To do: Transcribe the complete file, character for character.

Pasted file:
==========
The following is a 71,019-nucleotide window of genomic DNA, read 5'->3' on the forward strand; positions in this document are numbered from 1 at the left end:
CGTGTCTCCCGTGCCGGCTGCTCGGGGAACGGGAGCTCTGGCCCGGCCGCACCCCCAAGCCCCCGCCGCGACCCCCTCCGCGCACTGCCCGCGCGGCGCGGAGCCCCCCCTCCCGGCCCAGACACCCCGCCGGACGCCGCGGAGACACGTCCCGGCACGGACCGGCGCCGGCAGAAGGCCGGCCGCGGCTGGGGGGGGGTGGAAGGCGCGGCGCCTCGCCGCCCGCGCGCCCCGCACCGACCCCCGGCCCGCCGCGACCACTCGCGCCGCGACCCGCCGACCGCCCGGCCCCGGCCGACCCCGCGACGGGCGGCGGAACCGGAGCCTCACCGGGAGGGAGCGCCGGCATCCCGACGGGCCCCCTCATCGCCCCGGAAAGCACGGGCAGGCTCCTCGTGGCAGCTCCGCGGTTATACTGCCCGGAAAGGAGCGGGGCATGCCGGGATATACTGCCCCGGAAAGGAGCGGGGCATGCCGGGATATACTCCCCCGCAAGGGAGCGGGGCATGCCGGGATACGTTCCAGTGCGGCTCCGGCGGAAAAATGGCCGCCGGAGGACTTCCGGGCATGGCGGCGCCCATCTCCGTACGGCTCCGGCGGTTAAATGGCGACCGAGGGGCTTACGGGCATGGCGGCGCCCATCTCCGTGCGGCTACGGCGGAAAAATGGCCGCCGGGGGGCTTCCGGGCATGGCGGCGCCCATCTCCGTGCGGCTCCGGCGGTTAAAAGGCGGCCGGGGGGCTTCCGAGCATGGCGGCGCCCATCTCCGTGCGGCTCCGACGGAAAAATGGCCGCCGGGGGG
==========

The following is a 71,019-nucleotide window of genomic DNA, read 5'->3' on the forward strand; positions in this document are numbered from 1 at the left end:
CGTGTCTCCCGTGCCGGCTGCTCGGGGAACGGGAGCTCTGGCCCGGCCGCACCCCCAAGCCCCCGCCGCGACCCCCTCCGCGCACTGCCCGCGCGGCGCGGAGCCCCCCCTCCCGGCCCAGACACCCCGCCGGACGCCGCGGAGACACGTCCCGGCACGGACCGGCGCCGGCAGAAGGCCGGCCGCGGCTGGGGGGGGGTGGAAGGCGCGGCGCCTCGCCGCCCGCGCGCCCCGCACCGACCCCCGGCCCGCCGCGACCACTCGCGCCGCGACCCGCCGACCGCCCGGCCCCGGCCGACCCCGCGACGGGCGGCGGAACCGGAGCCTCACCGGGAGGGAGCGCCGGCATCCCGACGGGCCCCCTCATCGCCCCGGAAAGCACGGGCAGGCTCCTCGTGGCAGCTCCGCGGTTATACTGCCCGGAAAGGAGCGGGGCATGCCGGGATATACTGCCCCGGAAAGGAGCGGGGCATGCCGGGATATACTCCCCCGCAAGGGAGCGGGGCATGCCGGGATACGTTCCAGTGCGGCTCCGGCGGAAAAATGGCCGCCGGAGGACTTCCGGGCATGGCGGCGCCCATCTCCGTACGGCTCCGGCGGTTAAATGGCGACCGAGGGGCTTACGGGCATGGCGGCGCCCATCTCCGTGCGGCTACGGCGGAAAAATGGCCGCCGGGGGGCTTCCGGGCATGGCGGCGCCCATCTCCGTGCGGCTCCGGCGGTTAAAAGGCGGCCGGGGGGCTTCCGAGCATGGCGGCGCCCATCTCCGTGCGGCTCCGACGGAAAAATGGCCGCCGGGGGG